When he delivers his autumn statement later today, George Osborne will inevitably highlight any good economic news he can. With a general election barely five months away he will ride the jeers of Labour (and Liberal Democrat) MPs to focus on positive growth figures and a seeming decline in unemployment. He will talk about the economy recovering and what he sees as the positive prospects for long-term economic growth (at least under his continued chancellorship). Osborne will say that the good news is all down to his and the coalition government’s efforts and will claim vindication for his much vaunted “long-term economic plan”; that he has had to make tough choices but that these are now paying off for the electorate.
With an intriguing political campaign ahead, the chancellor will also try to show how any change of economic policy will jeopardise the recovery. This form of presentation, however, masks a litany of policy failures. It also hides the fact that the recovery is not firmly rooted and indeed is very likely to be reversed, especially if economic policies remain as they are.
Mind the gap
Let us start with the policy failures. Despite its austerity measures, the coalition government has failed to meet its target for the reduction in the budget deficit. The budget deficit has actually increased. This is not a bad thing in itself. Rather it has helped to support aggregate demand in an otherwise flagging economy. Had the coalition government stuck to its plan of reducing the budget deficit economic growth would have been much lower and unemployment would have been much higher.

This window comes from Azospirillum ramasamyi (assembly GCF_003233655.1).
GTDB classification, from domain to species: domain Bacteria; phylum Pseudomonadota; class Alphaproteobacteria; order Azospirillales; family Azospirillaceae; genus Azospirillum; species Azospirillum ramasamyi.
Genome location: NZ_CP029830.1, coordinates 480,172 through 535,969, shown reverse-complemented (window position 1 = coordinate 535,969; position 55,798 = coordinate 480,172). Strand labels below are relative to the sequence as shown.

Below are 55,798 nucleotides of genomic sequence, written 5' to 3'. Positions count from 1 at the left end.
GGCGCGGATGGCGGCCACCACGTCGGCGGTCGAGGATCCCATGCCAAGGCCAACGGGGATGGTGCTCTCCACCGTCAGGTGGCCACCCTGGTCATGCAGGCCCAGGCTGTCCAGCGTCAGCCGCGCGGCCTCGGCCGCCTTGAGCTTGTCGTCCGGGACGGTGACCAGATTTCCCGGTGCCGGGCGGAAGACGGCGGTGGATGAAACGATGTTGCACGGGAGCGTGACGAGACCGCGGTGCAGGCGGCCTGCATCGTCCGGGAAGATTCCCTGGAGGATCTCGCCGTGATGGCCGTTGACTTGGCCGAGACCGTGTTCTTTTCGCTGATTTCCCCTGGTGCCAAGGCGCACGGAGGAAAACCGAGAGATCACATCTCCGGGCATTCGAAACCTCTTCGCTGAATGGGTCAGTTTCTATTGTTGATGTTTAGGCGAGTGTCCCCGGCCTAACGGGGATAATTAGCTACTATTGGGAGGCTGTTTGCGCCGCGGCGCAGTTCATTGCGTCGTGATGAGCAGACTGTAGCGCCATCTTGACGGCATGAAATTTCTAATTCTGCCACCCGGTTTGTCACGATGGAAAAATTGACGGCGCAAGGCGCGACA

Part of the reason the deficit has not fallen is because of the stagnation of real pay. The UK economy has recovered thanks to a rise in low-paid and insecure work. In order to escape unemployment many people have started working for themselves – these are not budding entrepreneurs but more a conscript army of the self-employed. The rise of low-paid work has restricted the growth in tax revenues for the government and made it more difficult for the chancellor to hit his deficit targets.
The low wage economy, of course, is even worse for workers. While unemployment has declined, workers have faced having to run down savings or borrow more to maintain living standards. The electoral feel-good factor that one would normally associate with economic recovery has failed to materialise. This must be one of the first recoveries in history that has coincided with increasing hardship for workers.
The growth of the economy has been sustained only because of increased consumption partly linked to reduced savings and higher borrowing. Despite sitting on large sums of cash, firms have failed to invest. Exports have also failed to offset imports. While the engine of exports – the manufacturing sector – has shown signs of revival, it has failed to recover sufficiently. The UK economy remains just as unbalanced and vulnerable to shocks as before the crisis.